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2. For more information on this subject see. The Introduction to Objectivist Epistemology. Chapter 15

1. Anthony Robbins, Personal Power.

2. Dr. Van K. Tharp, "The Psychology of Trading," from Market Wizards, by Jack D. Scwager (New York: NYIF Corp, 1989), p. 424.

3. Shakespeare, Macbeth.

4. Anthony Robbins, Unlimited Power (New York: Ballantine Books, 1987), p. 321.

5. Ibid., pp. 222-223.

Chapter 16

1. Dr. Karen Homey, Neurosis and Human Growth (New York, W W Norton & Company, Inc., 1950). Unless otherwise indicated, all quotes come from this book.

2. According to Dr. Homey, basic anxiety is a deeply rooted "feeling of being isolated and helpless in a world conceived as potentially hostile."

Glossary of Terms

advance/decline line A measure of market movements composed of the cumulative total of dif ferences between advancing issues (stocks whose prices are up on the day) and declining issues (stocks whose prices are down on the day) of securities prices.

alpha A measure of stock quality that compares the performance of an individual stock relative t the market. An Alpha value of 1 means that the stock has, on average, outperformed the market by 1 % per month, so if the market moves up 10% in six months, the stock should move up 16%.

arbitrage 1. Buying and selling, at temporarily different prices, two securities that are exchangeable for each other, as under a merger plan. 2. Buying a security or commodity in one market and simultaneously selling the same or a related instrument in another market in an attempt to profit from short -term price differentials.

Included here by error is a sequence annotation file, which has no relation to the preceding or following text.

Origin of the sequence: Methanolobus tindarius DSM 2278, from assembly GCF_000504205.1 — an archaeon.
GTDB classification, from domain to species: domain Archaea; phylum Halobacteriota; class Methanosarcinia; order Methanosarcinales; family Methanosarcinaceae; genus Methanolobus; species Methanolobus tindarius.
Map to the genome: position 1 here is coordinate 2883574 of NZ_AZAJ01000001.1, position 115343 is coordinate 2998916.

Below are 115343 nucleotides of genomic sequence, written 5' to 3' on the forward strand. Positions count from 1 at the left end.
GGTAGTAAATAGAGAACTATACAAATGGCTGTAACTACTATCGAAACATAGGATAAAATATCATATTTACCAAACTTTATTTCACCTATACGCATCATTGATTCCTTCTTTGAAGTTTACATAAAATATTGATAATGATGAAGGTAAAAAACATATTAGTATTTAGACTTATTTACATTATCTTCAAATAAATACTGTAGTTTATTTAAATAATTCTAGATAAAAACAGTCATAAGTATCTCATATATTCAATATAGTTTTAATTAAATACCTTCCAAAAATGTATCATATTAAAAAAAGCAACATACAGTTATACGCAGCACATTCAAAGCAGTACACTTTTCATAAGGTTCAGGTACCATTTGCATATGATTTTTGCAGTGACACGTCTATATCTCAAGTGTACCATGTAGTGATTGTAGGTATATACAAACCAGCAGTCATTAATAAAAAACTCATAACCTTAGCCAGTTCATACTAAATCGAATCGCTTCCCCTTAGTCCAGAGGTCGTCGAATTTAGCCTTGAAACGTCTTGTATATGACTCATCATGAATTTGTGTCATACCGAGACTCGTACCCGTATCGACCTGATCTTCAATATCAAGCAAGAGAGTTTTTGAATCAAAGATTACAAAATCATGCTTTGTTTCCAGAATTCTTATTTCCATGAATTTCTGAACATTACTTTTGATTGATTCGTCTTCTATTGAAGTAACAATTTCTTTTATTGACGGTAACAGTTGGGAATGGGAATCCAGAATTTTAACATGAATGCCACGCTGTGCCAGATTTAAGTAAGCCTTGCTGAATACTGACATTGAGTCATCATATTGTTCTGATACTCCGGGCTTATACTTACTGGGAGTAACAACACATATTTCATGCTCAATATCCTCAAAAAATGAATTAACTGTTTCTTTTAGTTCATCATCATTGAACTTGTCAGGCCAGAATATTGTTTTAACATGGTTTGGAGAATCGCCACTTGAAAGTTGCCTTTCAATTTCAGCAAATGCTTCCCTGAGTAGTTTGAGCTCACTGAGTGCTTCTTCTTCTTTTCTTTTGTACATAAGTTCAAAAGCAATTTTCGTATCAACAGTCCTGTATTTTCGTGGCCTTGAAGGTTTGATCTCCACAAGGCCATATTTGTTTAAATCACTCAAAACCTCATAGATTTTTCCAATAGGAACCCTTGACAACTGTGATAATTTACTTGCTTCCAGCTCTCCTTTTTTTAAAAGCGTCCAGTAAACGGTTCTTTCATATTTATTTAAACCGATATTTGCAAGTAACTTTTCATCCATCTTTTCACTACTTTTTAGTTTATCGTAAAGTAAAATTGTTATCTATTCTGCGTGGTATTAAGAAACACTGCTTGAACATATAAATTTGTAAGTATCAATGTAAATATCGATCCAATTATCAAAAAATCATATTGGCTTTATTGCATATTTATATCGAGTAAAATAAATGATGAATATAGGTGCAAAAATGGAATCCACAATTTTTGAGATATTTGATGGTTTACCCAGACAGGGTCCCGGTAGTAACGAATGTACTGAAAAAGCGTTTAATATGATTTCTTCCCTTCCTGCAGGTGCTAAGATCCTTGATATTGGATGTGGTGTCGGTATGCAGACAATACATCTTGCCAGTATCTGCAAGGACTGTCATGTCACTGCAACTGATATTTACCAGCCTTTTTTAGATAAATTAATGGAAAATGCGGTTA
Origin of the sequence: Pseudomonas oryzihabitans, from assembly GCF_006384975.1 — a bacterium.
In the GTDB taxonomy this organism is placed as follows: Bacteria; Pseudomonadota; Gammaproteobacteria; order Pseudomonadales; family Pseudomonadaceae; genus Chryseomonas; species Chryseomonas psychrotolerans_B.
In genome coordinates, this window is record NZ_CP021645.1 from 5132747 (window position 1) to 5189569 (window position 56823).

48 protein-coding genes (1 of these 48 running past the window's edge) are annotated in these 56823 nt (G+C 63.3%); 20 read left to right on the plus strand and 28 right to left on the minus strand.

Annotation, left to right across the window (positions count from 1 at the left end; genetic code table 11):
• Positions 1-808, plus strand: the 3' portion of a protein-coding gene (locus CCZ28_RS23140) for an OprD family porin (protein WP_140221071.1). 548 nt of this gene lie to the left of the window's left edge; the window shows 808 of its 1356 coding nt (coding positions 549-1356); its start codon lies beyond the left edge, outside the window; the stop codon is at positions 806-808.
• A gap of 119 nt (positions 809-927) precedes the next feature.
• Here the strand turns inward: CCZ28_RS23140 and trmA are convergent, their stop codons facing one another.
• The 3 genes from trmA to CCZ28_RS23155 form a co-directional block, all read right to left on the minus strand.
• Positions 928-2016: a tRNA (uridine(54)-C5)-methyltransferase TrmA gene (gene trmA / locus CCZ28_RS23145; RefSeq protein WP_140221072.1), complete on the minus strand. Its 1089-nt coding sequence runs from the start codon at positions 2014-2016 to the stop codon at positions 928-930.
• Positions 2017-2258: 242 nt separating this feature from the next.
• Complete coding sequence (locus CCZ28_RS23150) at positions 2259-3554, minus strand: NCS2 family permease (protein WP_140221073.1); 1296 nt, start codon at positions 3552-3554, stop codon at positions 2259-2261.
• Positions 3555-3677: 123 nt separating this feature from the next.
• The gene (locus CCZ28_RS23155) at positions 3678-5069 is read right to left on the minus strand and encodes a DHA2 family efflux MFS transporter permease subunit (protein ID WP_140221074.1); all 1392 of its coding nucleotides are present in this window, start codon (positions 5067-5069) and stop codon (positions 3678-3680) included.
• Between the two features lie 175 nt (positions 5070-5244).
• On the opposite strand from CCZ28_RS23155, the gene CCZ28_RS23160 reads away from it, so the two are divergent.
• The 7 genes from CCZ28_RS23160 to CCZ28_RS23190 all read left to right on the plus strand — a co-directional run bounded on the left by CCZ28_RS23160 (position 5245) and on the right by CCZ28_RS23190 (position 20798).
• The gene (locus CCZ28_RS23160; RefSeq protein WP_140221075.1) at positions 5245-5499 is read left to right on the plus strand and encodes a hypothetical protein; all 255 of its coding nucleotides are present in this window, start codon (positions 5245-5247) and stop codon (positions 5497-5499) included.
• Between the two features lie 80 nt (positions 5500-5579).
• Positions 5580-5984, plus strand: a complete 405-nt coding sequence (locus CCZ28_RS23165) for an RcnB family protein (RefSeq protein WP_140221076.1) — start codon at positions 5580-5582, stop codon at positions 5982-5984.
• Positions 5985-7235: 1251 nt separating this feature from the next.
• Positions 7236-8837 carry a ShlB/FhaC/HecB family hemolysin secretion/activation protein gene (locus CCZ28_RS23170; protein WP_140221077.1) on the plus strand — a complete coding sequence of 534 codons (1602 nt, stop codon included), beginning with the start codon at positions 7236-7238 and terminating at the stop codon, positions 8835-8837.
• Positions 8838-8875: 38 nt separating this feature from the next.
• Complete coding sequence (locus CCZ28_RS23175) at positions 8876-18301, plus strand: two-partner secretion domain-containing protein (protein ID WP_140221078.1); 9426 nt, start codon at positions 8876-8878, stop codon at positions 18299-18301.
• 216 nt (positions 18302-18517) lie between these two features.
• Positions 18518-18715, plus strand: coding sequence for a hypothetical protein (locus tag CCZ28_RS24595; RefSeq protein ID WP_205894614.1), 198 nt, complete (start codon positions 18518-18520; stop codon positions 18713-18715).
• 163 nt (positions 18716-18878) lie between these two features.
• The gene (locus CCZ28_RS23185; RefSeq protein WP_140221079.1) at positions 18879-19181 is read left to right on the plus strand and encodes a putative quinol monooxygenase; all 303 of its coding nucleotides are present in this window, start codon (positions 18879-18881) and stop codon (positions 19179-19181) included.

ask The lowest currently stated acceptable price for a specific stock or commodity on the floor of an exchange. Also called the offer.

at-the-money An option in which the price of the underlying instrument is exactly the same as the strike price of the option. (See in-the-money, option, out-of-the-money.)

bear Anyone who takes a pessimistic view of the forthcoming long-term trend in a market; that is, one who thinks that a market is or soon will be in a long -term downtrend.

bear market A long-term downtrend (a downtrend lasting months to years) in any market, especially in the stock market, characterized by lower intermediate

lows (those established in a time frame of weeks to months) interrupted by lower intermediate highs.

beta A measure of a stocks volatility. A stock with a Beta of 2 should be up 20% when the market is up 10%, or down 20% if the market is down 10%.

bid An indication by an investor, trader, or dealer of the willingness to buy a security or a commodity at a certain price; also, the highest current such indication for a specific stock or commodity at any point in